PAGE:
DALLAS — Dean Foods’ earnings ticked up during the second quarter of fiscal 2016 as the company continues to shift its focus away from less profitable market segments and attempts to develop a strong national, branded presence through the development of its DairyPure and TruMoo brands.
For the quarter ended June 30, Dean Foods earned $33,371,000, equal to 37c per share on the common stock, and an increase compared with the previous year when the company earned $26,519,000, or 28c per share.
Sales for the quarter fell to $1,848,788,000 from $2,014,706,000 during the same period of the previous year.
|Gregg Tanner, c.e.o. of Dean Foods|
“In the second quarter, total Dean Foods volume across all products of 632 million gallons was in line with our expectations,” said Gregg Tanner, chief executive officer, during an Aug. 8 conference call with securities analysts. “The declines in our fluid milk products were primarily due to large-format, private label volume we have chosen to exit, as this volume was not consistent with our more disciplined pricing architecture. Our branded white milk volume in all channels was flat year-over-year, and we experienced an increase in our flavored milk volume”
During the second quarter, Dean’s branded white milk share at retail increased 10 basis points versus the first quarter and 40 basis points when compared against the prior year, according to the company.
“Across the majority of our channels, fluid milk volume performance is exceeding or meeting our expectations,” Mr. Tanner said. “As we previously stated on the first-quarter call, we expect our share to remain stable or grow modestly over the balance of this year.”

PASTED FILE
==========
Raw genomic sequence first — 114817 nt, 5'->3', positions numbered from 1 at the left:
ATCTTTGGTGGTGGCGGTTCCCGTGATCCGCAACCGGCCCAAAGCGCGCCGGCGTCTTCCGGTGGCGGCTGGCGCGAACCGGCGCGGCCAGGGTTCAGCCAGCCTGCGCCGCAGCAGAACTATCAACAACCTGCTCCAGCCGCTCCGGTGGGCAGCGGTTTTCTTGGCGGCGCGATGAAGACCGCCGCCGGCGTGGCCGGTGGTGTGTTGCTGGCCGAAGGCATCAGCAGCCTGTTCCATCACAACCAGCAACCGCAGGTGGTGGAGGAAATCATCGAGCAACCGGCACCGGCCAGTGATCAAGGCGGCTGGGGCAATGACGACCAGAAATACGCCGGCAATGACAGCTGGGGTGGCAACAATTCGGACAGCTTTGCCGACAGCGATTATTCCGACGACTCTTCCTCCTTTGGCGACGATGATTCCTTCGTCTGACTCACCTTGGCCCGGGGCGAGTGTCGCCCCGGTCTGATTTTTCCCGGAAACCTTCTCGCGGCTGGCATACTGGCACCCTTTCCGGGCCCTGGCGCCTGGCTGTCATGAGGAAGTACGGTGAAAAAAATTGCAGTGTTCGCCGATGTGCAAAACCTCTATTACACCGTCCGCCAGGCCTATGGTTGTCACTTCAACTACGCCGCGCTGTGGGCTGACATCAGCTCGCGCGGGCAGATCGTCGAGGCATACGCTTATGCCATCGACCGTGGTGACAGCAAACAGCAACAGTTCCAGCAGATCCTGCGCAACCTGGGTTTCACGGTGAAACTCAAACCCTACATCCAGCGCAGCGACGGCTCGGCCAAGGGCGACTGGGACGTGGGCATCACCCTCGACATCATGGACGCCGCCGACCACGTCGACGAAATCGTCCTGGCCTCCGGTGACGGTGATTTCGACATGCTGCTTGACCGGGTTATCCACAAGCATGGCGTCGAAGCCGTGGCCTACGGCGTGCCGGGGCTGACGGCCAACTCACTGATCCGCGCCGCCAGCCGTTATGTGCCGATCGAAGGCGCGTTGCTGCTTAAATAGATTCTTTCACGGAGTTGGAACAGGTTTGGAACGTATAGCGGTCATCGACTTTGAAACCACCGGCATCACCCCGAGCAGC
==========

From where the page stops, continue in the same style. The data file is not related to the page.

A challenge facing the company is the cost of raw milk. During the second quarter, raw milk prices were down approximately 7% versus the first quarter of 2016. The quarterly average cost for the second quarter was $13.53 per cwt, which represents a decline of $2.30, or nearly 15%, on a year-over-year basis, Mr. Tanner said.
“With regards to the dairy commodity outlook, we forecast raw milk costs for the third quarter to average $15 per cwt, which represents an approximately 11% increase sequentially but an approximately 8% decrease year-over-year,” he said.
With the cost of raw materials rising, financial analysts on the call were asking about the company’s ability to manage pricing of its branded products versus private label.
“… there’s a couple things,” Mr. Tanner said. “One is we put in a pricing team that has gotten some new tools … that I think has made us much more effective and efficient in our pricing. And secondly, I think the investments that we’ve made behind the brands … have allowed us to expand our margins and really focus on that gap between private label and branded.”
An interesting subject that came up during the conference call involved how Dean Foods’ product portfolio may change in the future. In December 2012, the company sold its Morningstar Foods business unit to Saputo, Inc., Montreal, for $1.45 billion. Included in the agreement was a non-compete clause that prevented Dean Foods from manufacturing products produced by Morningstar Foods. Later this year the non-compete clause expires and Dean Foods will be free to manufacture and market its own creams, creamers, ice cream mixes, whipping cream, aerosol whipped toppings, iced coffee, half-and-half, value-added milks, sour cream and cottage cheese.
“Are those categories attractive?” Mr. Tanner said in response to an analyst’s question. “Yes, there are some of those categories that are very attractive. I think for us it’s a matter of prioritization of our innovation pipeline and which of those choices in sequencing did we want to take on, and how much do we want to throw at the organization at any point in time.”
He added that the company also is looking at plant-based products as an alternative for its innovation pipeline.
For the first six months of fiscal 2016, Dean Foods earned $72,572,000, or 79c per share, which compares favorably to the same period of the previous year when the company recorded a loss of $47,221,000.